Chipping In: Austrian Co-Ops Play Role in Making Nation a Leader in Wood Biomass Energy Production

By Bagley, Scott; Parker, Bob | Rural Cooperatives, September-October 2010 | Go to article overview

Chipping In: Austrian Co-Ops Play Role in Making Nation a Leader in Wood Biomass Energy Production


Bagley, Scott, Parker, Bob, Rural Cooperatives


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Last June, we traveled to Europe to attend a symposium on small-scale forestry. Before the meeting, the National Network of Forest Practitioners organized a tour to visit some of Austria's innovative cooperative biomass-related projects, which we had been hearing much about.

We read as much as we could about these operations in advance of the trip, but the opportunity to see biomass facilities and talk to the people involved in establishing and operating them provided us with a much better feel for what was happening and of the significant progress the Austrians are making in this area of renewable energy, often through the use of producer-owned cooperatives.

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First stop: Linz, Upper Austria

Our first stop was in the city of Linz, in the state of Upper Austria. The primary purpose of this visit was to meet Christiane Egger, deputy manager of the O.O. Energiesparverband (the Upper Austria Energy Agency). OOE was founded in 1991 by the regional government to promote energy efficiency, renewable energy sources and innovative energy technologies by targeting residential households, municipalities and businesses. She is also the manager of the Okoenergie-Cluster, a network of 150 companies active in renewable energy and energy efficiency.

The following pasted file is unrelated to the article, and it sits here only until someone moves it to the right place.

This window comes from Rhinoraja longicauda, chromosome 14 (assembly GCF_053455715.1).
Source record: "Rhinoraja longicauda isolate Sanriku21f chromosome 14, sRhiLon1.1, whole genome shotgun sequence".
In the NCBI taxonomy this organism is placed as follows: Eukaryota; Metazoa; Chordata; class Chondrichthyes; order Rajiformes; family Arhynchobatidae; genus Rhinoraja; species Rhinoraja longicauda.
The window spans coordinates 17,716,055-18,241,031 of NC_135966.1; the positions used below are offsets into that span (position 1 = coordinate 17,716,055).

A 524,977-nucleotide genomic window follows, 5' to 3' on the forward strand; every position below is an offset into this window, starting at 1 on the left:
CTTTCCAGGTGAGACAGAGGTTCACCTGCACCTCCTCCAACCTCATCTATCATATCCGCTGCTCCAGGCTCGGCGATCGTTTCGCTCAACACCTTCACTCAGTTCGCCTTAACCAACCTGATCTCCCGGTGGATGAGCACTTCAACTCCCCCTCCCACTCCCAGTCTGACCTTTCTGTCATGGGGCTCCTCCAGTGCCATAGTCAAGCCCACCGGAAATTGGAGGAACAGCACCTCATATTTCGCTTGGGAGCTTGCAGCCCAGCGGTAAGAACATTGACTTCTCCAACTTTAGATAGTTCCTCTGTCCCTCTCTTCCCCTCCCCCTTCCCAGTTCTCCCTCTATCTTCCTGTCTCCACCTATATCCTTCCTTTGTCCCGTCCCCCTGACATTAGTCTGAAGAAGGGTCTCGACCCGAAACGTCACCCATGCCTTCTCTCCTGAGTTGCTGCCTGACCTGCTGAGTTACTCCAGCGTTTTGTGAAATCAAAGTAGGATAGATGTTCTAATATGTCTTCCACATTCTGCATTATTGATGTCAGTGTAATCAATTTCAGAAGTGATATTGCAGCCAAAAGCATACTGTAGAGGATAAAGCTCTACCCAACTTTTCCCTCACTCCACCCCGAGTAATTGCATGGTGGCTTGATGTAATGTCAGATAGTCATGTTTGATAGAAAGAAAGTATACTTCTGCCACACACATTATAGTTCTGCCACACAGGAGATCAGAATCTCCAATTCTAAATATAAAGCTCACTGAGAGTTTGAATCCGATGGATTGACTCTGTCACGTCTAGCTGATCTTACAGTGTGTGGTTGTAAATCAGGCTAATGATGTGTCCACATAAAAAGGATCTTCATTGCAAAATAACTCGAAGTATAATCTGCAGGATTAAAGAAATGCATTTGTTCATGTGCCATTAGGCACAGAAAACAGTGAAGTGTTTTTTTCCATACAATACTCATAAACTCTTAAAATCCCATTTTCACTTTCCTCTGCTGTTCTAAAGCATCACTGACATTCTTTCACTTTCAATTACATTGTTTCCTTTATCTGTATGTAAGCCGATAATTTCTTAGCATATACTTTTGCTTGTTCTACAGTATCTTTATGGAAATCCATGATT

Egger was recommended as someone we should talk to by the U.S.-based Biomass Thermal Energy Council (BTEC), a nonprofit association dedicated to advancing the use of biomass for heat and other thermal applications in the United States.

In advance of the trip, we had asked our contacts at BTEC and the U.S. Forest Service for any leads and/or contacts that could help improve our understanding of the Austrian wood-biomass system. Egger had been in the United States several times to discuss the Austrian experience in diversifying their energy mix, most recently last April to address the "Heating the Northeast with Renewable Biomass" conference in New Hampshire.

During our meeting, we talked about the work of her agency in Upper Austria, focusing on some of the specifics pertaining to wood-based biomass. While Upper Austria has taken a comprehensive approach to energy diversification, it has demonstrated significant advances and leadership I in the field of biomass heating.

More than 40,000 wood chip and pellet heating installations can be found in Upper Austria, along with some 300 district heating networks and 12 biomass power stations. All of this is occurring in an area the size of Vermont with a population of 1.4 million. These accomplishments owe much to targets having been set early on by the regional government, and further advanced by the availability of comprehensive information, energy advice, awareness-raising activities and financial incentives. Or, as the Austrians like to note, by a combination "carrot-stick-tambourine" approach (the tambourine is a metaphor for the awareness-raising activities underwritten by the state).

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The steep upward trend in biomass heating generation in Upper Austria is impressive, but there is still a long way to go before meeting the government's target of

producing 100 percent of the region's space heat and electricity from renewable energy sources. That is the goal set for 2030, which--if met--would be quite a feat, considering that Upper Austria is a highly industrialized region with an extensive manufacturing base.

Second stop: Hartberg, Styria

From Linz, we headed southeast to the Austrian state of Styria, also known as Steiermark. Here, we met Christian Metschina of the Austria Chamber for Agriculture and Forestry. He gave us a tour of a new facility near Hartberg, known as a "biomass logistics and trade center" (BLTC).

The Hartberg BLTC was opened last fall by the Maschinernring Hartbergerland (Hartberg-area Machine Ring), a cooperative of farmers originally organized to share farm machinery, such as tractors, and to trade labor. …

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